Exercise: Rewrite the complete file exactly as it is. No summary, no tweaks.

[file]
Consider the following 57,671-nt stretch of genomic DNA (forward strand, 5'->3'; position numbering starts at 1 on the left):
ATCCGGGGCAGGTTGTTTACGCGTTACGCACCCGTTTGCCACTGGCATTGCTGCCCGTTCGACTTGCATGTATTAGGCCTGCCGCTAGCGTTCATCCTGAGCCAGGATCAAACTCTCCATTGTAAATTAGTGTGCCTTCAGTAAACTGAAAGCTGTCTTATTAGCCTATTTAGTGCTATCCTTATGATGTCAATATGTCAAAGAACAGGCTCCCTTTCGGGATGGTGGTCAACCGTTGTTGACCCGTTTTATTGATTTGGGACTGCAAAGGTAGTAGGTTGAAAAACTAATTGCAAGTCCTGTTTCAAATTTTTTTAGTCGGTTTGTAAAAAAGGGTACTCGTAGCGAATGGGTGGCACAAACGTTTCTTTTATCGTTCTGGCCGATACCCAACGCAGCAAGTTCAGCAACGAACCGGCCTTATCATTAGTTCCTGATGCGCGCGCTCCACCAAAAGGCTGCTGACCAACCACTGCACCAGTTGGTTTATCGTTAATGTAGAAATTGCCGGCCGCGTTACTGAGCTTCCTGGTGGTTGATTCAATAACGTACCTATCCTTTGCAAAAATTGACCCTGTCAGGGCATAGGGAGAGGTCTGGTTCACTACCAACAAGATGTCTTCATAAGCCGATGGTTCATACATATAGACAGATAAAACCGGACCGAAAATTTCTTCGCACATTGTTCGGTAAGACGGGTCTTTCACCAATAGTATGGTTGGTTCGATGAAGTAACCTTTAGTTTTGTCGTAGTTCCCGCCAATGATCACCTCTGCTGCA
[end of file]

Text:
Consider the following 57,671-nt stretch of genomic DNA (forward strand, 5'->3'; position numbering starts at 1 on the left):
ATCCGGGGCAGGTTGTTTACGCGTTACGCACCCGTTTGCCACTGGCATTGCTGCCCGTTCGACTTGCATGTATTAGGCCTGCCGCTAGCGTTCATCCTGAGCCAGGATCAAACTCTCCATTGTAAATTAGTGTGCCTTCAGTAAACTGAAAGCTGTCTTATTAGCCTATTTAGTGCTATCCTTATGATGTCAATATGTCAAAGAACAGGCTCCCTTTCGGGATGGTGGTCAACCGTTGTTGACCCGTTTTATTGATTTGGGACTGCAAAGGTAGTAGGTTGAAAAACTAATTGCAAGTCCTGTTTCAAATTTTTTTAGTCGGTTTGTAAAAAAGGGTACTCGTAGCGAATGGGTGGCACAAACGTTTCTTTTATCGTTCTGGCCGATACCCAACGCAGCAAGTTCAGCAACGAACCGGCCTTATCATTAGTTCCTGATGCGCGCGCTCCACCAAAAGGCTGCTGACCAACCACTGCACCAGTTGGTTTATCGTTAATGTAGAAATTGCCGGCCGCGTTACTGAGCTTCCTGGTGGTTGATTCAATAACGTACCTATCCTTTGCAAAAATTGACCCTGTCAGGGCATAGGGAGAGGTCTGGTTCACTACCAACAAGATGTCTTCATAAGCCGATGGTTCATACATATAGACAGATAAAACCGGACCGAAAATTTCTTCGCACATTGTTCGGTAAGACGGGTCTTTCACCAATAGTATGGTTGGTTCGATGAAGTAACCTTTAGTTTTGTCGTAGTTCCCGCCAATGATCACCTCTGCTGCA